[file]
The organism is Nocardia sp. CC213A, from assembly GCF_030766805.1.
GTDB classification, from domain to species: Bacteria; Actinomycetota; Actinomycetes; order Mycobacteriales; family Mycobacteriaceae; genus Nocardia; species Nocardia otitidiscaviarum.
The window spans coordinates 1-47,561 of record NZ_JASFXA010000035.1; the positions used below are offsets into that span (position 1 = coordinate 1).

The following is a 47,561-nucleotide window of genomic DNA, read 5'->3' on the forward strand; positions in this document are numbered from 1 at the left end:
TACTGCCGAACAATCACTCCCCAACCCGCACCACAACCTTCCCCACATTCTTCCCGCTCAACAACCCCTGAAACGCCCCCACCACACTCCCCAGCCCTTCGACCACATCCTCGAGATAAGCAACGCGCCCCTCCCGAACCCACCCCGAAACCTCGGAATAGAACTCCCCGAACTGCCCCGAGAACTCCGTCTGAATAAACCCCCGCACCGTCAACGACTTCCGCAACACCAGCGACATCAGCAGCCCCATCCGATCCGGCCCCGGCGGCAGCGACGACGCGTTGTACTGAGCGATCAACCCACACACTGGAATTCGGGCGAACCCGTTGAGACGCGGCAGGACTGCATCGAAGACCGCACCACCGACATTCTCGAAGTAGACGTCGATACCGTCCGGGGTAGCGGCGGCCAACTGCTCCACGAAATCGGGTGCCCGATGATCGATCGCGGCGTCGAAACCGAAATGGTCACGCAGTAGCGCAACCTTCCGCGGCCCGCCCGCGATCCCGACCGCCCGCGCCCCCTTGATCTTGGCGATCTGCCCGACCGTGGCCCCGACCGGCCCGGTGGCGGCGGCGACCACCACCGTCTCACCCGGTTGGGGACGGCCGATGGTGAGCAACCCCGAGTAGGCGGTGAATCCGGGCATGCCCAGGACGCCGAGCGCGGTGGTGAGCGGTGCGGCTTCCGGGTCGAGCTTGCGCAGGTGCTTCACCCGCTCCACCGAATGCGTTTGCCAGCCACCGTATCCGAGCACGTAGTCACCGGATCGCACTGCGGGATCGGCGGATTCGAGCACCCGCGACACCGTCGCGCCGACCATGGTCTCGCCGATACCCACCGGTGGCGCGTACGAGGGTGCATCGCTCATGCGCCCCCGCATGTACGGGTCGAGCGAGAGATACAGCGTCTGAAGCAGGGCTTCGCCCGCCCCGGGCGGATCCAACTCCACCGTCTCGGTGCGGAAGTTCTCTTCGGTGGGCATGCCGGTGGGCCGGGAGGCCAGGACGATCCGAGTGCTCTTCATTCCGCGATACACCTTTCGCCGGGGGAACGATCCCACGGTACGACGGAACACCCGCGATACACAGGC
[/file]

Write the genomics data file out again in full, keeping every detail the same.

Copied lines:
The organism is Nocardia sp. CC213A, from assembly GCF_030766805.1.
GTDB classification, from domain to species: Bacteria; Actinomycetota; Actinomycetes; order Mycobacteriales; family Mycobacteriaceae; genus Nocardia; species Nocardia otitidiscaviarum.
The window spans coordinates 1-47,561 of record NZ_JASFXA010000035.1; the positions used below are offsets into that span (position 1 = coordinate 1).

The following is a 47,561-nucleotide window of genomic DNA, read 5'->3' on the forward strand; positions in this document are numbered from 1 at the left end:
TACTGCCGAACAATCACTCCCCAACCCGCACCACAACCTTCCCCACATTCTTCCCGCTCAACAACCCCTGAAACGCCCCCACCACACTCCCCAGCCCTTCGACCACATCCTCGAGATAAGCAACGCGCCCCTCCCGAACCCACCCCGAAACCTCGGAATAGAACTCCCCGAACTGCCCCGAGAACTCCGTCTGAATAAACCCCCGCACCGTCAACGACTTCCGCAACACCAGCGACATCAGCAGCCCCATCCGATCCGGCCCCGGCGGCAGCGACGACGCGTTGTACTGAGCGATCAACCCACACACTGGAATTCGGGCGAACCCGTTGAGACGCGGCAGGACTGCATCGAAGACCGCACCACCGACATTCTCGAAGTAGACGTCGATACCGTCCGGGGTAGCGGCGGCCAACTGCTCCACGAAATCGGGTGCCCGATGATCGATCGCGGCGTCGAAACCGAAATGGTCACGCAGTAGCGCAACCTTCCGCGGCCCGCCCGCGATCCCGACCGCCCGCGCCCCCTTGATCTTGGCGATCTGCCCGACCGTGGCCCCGACCGGCCCGGTGGCGGCGGCGACCACCACCGTCTCACCCGGTTGGGGACGGCCGATGGTGAGCAACCCCGAGTAGGCGGTGAATCCGGGCATGCCCAGGACGCCGAGCGCGGTGGTGAGCGGTGCGGCTTCCGGGTCGAGCTTGCGCAGGTGCTTCACCCGCTCCACCGAATGCGTTTGCCAGCCACCGTATCCGAGCACGTAGTCACCGGATCGCACTGCGGGATCGGCGGATTCGAGCACCCGCGACACCGTCGCGCCGACCATGGTCTCGCCGATACCCACCGGTGGCGCGTACGAGGGTGCATCGCTCATGCGCCCCCGCATGTACGGGTCGAGCGAGAGATACAGCGTCTGAAGCAGGGCTTCGCCCGCCCCGGGCGGATCCAACTCCACCGTCTCGGTGCGGAAGTTCTCTTCGGTGGGCATGCCGGTGGGCCGGGAGGCCAGGACGATCCGAGTGCTCTTCATTCCGCGATACACCTTTCGCCGGGGGAACGATCCCACGGTACGACGGAACACCCGCGATACACAGGC